In the wake of the Manchester bombing, Britain and other European countries may want to follow Germany’s lead to begin using GPS ankle tracking device as the only cost-effective means to keep track of the thousands of persons on watch lists or otherwise suspected of potential terrorist activities, says public interest law professor John Banzhaf.

The Evening Standard reported that Salman Abedi, the Manchester bomber “was known to security services” but was not under surveillance or otherwise being investigated because “they did not believe he posed an immediate threat,” and keeping track of the thousands of persons under suspicion at any time to prevent another Manchester bombing style attack is prohibitively expensive.

Manchester Bombing
Scenes from the 1996

Manchester Bombing by the IRA pictured above – Photoe By Parrot of Doom (Own work) [CC BY-SA 3.0 or GFDL], via Wikimedia Commons

But requiring such persons to wear inexpensive GPS ankle tracking devices would make it possible for the first time for authorities to easily and inexpensively monitor the movements of thousands of terrorist suspects in real time, says Banzhaf, who claims that the use of such devices might have prevented many of the recent terrorist tragedies, both in Europe and in the U.S.

The Manchester bombing marks the 13th deadly terrorist attack in Western Europe since the beginning of 2015, and many were caused by persons on watch lists or otherwise under suspicion, but who could not feasibly be kept under surveillance or otherwise monitored, says Banzhaf.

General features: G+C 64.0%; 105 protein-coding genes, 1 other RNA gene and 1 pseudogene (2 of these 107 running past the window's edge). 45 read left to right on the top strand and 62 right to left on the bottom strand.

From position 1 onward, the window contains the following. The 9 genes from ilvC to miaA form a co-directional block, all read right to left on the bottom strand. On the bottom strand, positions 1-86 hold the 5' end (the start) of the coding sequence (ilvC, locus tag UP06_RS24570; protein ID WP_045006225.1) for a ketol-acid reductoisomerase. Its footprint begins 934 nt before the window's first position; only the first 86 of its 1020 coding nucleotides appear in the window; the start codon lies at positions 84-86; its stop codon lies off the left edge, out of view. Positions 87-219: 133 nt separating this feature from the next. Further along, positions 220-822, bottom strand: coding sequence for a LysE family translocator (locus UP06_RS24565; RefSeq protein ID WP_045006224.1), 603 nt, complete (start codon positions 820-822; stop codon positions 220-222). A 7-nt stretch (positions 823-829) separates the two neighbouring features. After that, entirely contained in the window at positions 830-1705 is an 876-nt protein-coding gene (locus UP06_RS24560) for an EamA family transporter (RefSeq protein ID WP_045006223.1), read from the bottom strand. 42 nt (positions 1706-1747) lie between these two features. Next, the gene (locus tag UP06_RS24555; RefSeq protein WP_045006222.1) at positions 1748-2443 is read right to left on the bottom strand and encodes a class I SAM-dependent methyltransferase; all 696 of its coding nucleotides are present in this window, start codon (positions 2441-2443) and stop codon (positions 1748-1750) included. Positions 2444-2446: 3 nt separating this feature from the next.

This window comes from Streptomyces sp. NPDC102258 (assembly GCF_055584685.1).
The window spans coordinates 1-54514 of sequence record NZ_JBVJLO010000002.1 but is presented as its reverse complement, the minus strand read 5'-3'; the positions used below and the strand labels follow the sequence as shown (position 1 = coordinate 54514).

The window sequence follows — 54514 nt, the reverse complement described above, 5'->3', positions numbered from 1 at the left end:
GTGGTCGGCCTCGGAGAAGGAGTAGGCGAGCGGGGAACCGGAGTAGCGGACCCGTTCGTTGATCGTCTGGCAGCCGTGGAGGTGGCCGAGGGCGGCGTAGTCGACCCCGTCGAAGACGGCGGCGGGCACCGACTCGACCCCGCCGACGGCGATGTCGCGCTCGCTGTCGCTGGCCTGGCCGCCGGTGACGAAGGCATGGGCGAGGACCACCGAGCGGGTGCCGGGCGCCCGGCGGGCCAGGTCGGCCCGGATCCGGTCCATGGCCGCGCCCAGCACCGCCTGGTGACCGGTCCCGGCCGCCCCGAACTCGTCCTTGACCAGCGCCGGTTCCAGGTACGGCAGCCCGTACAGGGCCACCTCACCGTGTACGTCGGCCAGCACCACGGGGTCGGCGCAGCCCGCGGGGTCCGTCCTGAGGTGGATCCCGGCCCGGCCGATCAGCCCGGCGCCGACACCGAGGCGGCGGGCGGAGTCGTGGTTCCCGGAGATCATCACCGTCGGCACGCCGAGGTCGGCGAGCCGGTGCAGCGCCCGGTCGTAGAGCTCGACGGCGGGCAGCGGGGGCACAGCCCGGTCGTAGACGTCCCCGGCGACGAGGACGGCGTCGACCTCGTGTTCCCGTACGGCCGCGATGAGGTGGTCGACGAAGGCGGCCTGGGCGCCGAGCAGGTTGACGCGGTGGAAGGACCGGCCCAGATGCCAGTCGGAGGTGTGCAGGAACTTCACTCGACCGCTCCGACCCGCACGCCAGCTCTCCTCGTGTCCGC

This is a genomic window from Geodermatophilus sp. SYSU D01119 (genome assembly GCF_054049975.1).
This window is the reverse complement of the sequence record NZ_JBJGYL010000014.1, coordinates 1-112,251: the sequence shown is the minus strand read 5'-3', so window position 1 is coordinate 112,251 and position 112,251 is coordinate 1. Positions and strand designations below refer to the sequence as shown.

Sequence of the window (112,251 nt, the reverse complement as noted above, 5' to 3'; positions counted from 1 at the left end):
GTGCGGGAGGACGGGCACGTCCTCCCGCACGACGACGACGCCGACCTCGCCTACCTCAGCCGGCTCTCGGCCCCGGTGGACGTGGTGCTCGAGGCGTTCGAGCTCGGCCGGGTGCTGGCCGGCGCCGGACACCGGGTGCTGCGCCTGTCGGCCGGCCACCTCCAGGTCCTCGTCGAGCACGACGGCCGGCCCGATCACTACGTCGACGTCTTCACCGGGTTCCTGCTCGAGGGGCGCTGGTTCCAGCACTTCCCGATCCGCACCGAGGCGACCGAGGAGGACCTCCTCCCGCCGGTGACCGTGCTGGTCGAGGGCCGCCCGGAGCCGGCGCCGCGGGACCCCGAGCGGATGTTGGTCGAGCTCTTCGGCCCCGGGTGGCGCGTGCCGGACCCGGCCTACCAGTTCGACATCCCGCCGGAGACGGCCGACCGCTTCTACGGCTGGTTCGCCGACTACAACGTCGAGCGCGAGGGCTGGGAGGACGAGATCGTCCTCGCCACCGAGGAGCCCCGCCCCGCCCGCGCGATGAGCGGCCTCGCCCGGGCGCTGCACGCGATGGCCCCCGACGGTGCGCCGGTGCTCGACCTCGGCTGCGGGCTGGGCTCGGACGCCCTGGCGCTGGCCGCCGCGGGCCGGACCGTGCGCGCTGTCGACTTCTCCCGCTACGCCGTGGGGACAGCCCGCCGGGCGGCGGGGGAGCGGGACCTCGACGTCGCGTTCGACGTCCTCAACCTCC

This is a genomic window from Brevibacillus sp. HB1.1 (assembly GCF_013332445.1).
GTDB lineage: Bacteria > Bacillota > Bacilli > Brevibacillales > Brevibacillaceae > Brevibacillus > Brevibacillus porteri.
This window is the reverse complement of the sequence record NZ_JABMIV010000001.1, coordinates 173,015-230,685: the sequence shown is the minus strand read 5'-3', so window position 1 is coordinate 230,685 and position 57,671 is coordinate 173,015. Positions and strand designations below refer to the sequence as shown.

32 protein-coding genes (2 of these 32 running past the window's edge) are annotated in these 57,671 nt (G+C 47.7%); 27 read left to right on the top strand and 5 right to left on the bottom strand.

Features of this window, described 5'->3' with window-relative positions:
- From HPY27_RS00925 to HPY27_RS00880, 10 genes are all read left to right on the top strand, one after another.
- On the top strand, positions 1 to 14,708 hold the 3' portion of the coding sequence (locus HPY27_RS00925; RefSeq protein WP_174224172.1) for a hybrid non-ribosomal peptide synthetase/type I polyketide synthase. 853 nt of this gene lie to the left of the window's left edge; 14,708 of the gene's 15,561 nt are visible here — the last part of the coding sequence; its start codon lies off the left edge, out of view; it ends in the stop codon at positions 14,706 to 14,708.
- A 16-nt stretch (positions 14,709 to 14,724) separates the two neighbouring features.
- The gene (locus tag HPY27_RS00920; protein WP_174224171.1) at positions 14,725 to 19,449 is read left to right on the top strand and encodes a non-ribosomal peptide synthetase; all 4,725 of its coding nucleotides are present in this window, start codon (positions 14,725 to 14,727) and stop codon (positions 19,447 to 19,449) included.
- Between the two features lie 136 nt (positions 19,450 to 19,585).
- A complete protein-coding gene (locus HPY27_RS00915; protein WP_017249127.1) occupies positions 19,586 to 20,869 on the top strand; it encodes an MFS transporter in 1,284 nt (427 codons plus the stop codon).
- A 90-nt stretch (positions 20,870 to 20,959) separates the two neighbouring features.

Not just the Manchester bombing – several other attacks were perpetrated by individuals known to security authorities.

For example, MI5 had tried to monitor Khalid Masood, the terrorist who recently mowed down people with his car before stabbing a police officer to death outside Westminster Palace, because of concerns about “violent extremism,” but he wasn’t deemed enough of a threat to justify surveillance.

Similarly Anis Amri, who drove a truck through a Berlin Christmas market killing 12 people in December, had been identified as a terrorist threat months before the attack, but was not apprehended, and could not feasibly be kept under surveillance.

Indeed, it was this incident which has now led Germany’s upper house of parliament – in a country which boasts some of the world’s toughest privacy laws – to adopt a rule mandating electronic ankle bracelets for terror suspects.

Some of the attackers behind the 2015 Paris terror attack had also been monitored for a time by both Belgian and French intelligence services, but not well enough to prevent them from coordinating a terrorist attack which killed 130 people.

In France, the gunman who killed a police officer at the Champs-Elysees in April had been the subject of a counterterrorism investigation in March, but did not warrant the expense of continued monitoring. The country now has a government policy which tags terrorism suspects.

Norway is reportedly considering a similar policy, and ICE already uses thousands of ankle monitors to keep track of many people already in the system.